2 months are almost up

It has been three years since coming home from Africa. I wrote this toward the end of my partner’s two month furlough in the States. Alone in that dusty village for weeks, I discovered a hunger to write in my journal. I would fill pages and pages to satisfy my desire to communicate in a place where no one but my translator spoke english. If it seems unfinished, that’s because it is. I think the process of writing down a thought is never clean cut; it never ceases to move and evolve with every successive moment. I was merely trying to get on paper whatever was in my mind at that moment, and see where it went.

This is an excerpt from that journal, written on a day as mundane as any other. Reading it feels familiar. But also as if it came from another person, and perhaps a better one.

2 months are almost up.

Where does the time go? One year ago, I was stepping off a plane with someone I barely knew. Each day has felt long, yet looking back it seems a blur of emotions, weather, pain and joy, landscapes. We have a home now, filled with people and all the collected pets that attached themselves to our hearts like burrs on felt.

I’ve learned things. Even as recently as the last few weeks. My heart has transformed its shape too many times, more than I care to recall. The full spectrum of human emotion. Learning what to do with myself, a transitory creature. I mold and shape my life, or allow it to be shaped, in hopes of a place in my distant future, traveling a narrow road before I rest.

Faces clutter my mind. Old ones are within the deepest layers, but new ones crowd the surface. Men and women enshrouded in swaths of black cloth, adorned with bright beads, yellow, red, white. Gapped front teeth and outstretched hand in greeting, polite indifference. Not every tribe is hungry or waiting for the message of salvation. Salvation from what? They like their lives. They aren’t plagued with as much melancholy or self-doubt as a Western mind. They love the dancing, the controlled breathing, their flocks of sheep, goats, herds of cattle. White milk homogenized in large gourds, tangy, thick, on the verge of becoming yogurt, served in thin metal bowls. Honey, dark and sweet, that tastes like flowers.

It’s been a year of reflection, a flip coin of self-loathing and a realization of God’s grace. You can’t give what you don’t have, and so many people come to me, asking and asking until I feel devoid of everything, not only of monetary units of currency. Like a steady metronome, I feel my heart click back and forth between compassion and exasperation. Am I a missionary, or a benefactor? It would be all too easy to pack my things and fly home. No one would begrudge me defeat.

If that is all I am, all I will be, then it is meaningless. If I felt such an inclination to improve humanity’s condition, there are others worse off. No, that is not why I have come. I was sent, called, and not in the way people always talk about. “How did you find your calling?” I never received a celestial message informing me that I was supposed to devote my life to missions. No. For a long time my uncertainty ate me away, even after coming here, even after considering the circumstances that preceded my arrival.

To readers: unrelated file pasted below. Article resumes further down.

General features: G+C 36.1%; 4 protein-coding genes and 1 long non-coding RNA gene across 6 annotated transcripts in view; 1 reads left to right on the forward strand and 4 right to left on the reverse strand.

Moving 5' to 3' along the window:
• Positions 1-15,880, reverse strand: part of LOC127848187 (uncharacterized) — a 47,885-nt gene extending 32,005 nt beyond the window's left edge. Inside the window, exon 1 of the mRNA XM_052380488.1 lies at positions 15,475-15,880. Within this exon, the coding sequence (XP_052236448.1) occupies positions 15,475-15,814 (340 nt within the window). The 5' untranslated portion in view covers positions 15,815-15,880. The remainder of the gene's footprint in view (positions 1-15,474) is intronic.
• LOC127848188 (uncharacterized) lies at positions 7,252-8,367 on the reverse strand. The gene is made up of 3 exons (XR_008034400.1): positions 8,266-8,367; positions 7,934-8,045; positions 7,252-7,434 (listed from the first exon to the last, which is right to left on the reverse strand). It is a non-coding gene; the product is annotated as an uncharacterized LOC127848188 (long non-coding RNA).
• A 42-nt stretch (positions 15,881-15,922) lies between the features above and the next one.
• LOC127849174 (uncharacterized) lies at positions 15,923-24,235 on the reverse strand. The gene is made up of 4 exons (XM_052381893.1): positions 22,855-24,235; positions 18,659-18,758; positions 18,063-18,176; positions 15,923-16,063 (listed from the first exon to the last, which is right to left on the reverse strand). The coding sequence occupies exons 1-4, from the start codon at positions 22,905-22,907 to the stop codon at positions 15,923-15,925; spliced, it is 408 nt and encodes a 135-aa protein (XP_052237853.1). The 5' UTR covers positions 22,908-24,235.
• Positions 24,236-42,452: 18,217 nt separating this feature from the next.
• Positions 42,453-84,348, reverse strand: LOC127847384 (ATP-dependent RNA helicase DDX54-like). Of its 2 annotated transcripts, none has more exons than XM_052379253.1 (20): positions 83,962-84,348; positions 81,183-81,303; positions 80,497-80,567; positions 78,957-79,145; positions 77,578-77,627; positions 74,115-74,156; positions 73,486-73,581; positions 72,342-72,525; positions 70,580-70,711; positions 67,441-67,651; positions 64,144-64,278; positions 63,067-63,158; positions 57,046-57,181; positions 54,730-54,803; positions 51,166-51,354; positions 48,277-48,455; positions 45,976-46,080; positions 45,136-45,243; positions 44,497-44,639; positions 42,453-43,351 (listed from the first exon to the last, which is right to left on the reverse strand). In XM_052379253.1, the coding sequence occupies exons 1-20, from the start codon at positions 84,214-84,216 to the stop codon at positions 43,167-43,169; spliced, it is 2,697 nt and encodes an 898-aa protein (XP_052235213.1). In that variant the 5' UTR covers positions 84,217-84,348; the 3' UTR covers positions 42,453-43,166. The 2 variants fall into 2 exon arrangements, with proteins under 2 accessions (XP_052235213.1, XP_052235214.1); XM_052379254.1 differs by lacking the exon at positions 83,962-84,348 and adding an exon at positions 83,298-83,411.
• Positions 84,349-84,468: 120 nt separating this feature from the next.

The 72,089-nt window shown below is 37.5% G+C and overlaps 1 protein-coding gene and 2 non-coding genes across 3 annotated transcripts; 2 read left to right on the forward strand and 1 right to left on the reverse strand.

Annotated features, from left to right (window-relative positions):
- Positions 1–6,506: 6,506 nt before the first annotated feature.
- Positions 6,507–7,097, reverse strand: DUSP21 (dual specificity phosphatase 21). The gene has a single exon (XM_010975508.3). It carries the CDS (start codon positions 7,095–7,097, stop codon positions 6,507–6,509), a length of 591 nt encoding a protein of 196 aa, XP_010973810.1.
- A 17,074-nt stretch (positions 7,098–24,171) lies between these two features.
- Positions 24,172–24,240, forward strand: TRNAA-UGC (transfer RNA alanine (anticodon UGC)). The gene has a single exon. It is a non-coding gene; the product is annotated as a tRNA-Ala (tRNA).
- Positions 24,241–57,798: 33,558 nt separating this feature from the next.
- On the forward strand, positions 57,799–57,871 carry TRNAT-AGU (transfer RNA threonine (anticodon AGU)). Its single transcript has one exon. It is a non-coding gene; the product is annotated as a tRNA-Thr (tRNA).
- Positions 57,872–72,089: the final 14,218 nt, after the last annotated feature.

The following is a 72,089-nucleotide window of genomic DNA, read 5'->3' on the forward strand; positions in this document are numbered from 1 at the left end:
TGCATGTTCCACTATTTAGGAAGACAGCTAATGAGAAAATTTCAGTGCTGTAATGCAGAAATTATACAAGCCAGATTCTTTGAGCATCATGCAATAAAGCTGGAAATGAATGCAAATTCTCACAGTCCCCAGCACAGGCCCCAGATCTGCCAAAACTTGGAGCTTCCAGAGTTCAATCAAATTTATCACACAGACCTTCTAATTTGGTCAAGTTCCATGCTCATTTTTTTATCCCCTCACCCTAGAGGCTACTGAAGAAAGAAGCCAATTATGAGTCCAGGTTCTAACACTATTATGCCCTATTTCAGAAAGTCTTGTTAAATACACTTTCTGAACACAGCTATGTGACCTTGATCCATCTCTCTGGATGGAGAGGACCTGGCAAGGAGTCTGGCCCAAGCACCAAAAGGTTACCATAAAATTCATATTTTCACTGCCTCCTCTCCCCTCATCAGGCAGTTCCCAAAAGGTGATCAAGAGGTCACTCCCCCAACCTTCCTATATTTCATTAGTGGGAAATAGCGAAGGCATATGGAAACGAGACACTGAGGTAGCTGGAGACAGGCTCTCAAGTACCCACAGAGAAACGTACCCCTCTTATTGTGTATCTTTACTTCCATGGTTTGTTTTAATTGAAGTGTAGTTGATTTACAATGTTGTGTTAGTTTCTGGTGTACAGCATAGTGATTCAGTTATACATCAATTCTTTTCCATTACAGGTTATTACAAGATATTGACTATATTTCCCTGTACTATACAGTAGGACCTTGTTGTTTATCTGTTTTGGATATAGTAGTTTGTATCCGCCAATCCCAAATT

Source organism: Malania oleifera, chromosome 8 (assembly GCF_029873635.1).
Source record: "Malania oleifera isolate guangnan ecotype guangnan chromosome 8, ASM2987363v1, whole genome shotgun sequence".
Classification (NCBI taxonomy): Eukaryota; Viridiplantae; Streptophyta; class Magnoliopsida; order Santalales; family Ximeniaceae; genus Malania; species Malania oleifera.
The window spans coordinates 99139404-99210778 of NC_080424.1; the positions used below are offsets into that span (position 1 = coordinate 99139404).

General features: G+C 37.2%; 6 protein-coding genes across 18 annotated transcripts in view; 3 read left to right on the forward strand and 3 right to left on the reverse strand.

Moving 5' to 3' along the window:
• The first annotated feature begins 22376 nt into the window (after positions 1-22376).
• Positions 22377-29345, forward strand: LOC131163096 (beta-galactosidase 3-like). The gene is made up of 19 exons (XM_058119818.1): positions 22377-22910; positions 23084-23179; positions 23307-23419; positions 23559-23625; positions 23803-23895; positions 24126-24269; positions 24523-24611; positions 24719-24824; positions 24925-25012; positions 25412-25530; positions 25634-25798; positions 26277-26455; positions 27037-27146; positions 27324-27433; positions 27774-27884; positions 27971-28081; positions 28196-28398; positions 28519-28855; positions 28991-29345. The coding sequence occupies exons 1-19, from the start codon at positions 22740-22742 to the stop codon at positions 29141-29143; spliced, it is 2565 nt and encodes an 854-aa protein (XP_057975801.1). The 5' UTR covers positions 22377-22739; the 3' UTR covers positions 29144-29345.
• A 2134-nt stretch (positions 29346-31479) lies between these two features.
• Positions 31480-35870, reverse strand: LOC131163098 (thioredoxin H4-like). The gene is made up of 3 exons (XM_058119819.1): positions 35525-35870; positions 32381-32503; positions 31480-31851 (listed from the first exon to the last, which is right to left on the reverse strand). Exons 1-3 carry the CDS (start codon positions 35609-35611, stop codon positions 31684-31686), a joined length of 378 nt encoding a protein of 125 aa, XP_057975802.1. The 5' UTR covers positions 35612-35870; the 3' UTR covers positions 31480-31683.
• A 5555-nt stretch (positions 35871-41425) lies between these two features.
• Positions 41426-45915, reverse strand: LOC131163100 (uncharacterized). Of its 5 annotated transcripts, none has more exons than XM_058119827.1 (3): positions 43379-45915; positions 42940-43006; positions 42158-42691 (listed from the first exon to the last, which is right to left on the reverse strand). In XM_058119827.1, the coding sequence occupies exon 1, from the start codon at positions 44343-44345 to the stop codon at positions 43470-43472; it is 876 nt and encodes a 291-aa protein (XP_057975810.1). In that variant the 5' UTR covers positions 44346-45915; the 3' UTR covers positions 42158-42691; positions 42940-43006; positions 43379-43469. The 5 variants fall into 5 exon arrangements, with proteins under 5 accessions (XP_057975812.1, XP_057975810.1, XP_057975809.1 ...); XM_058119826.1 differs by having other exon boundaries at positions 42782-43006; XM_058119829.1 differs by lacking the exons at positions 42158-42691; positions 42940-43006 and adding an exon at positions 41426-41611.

These people don’t know Jesus.

That fact alone, I am not proud to admit, is often not strong enough for me, yet it’s strong enough for the God who sent me. And in my most desperate moments, that truth buoys, it transcends every petty, vapid thought I have that savours of lost hope and impatience.

When you pray that He will be strong in your weaknesses, He does not make you stronger. He rather uses your failings as a backdrop, a juxtaposition, for His light and wonders. The darker the night the brighter the stars, and I can see where my Father is present, why I can endure at all in a place so lonely and desolate. The fact that I am where I am at all is to His credit. When compassion wells up within me, after weeks of being asked and begging, I know where it comes from.

Because, you see, it’s a choice. Many claim that you can’t control how you feel, but you can control what you remember. My first reaction, weary after all this time, is to become tired and resentful. But then I choose not to forget my past debts that have been pardoned, How many times do I ask my Father for my needs? And in His way, He gently turns my heart away from myself  and to the those who are yet strangers. He waits for me, day to day, to remember what I need to know. I’ve grown calmer, on the inside. The edge is being worn off.

I fear judgement from others, and in turn God is feared by me; I don’t allow myself to hope for favor because I know what I deserve and have learned in life to keep my expectations quiet, to not make an opportunity for rejection.

You begin to see how weak I am.

But…but how can I convince others of a love I either don’t remember or lack faith in?

My peace comes in loving others, because then it makes it tangible. “This is how God has loved me. That is where I learned how.” Like sitting down to a grand piano and allowing your fingers to sink into ivory keys, listening to deep tones that resonate through to your bones. At that moment you remember the lessons, the tutor, the instruction. It comes back to you.

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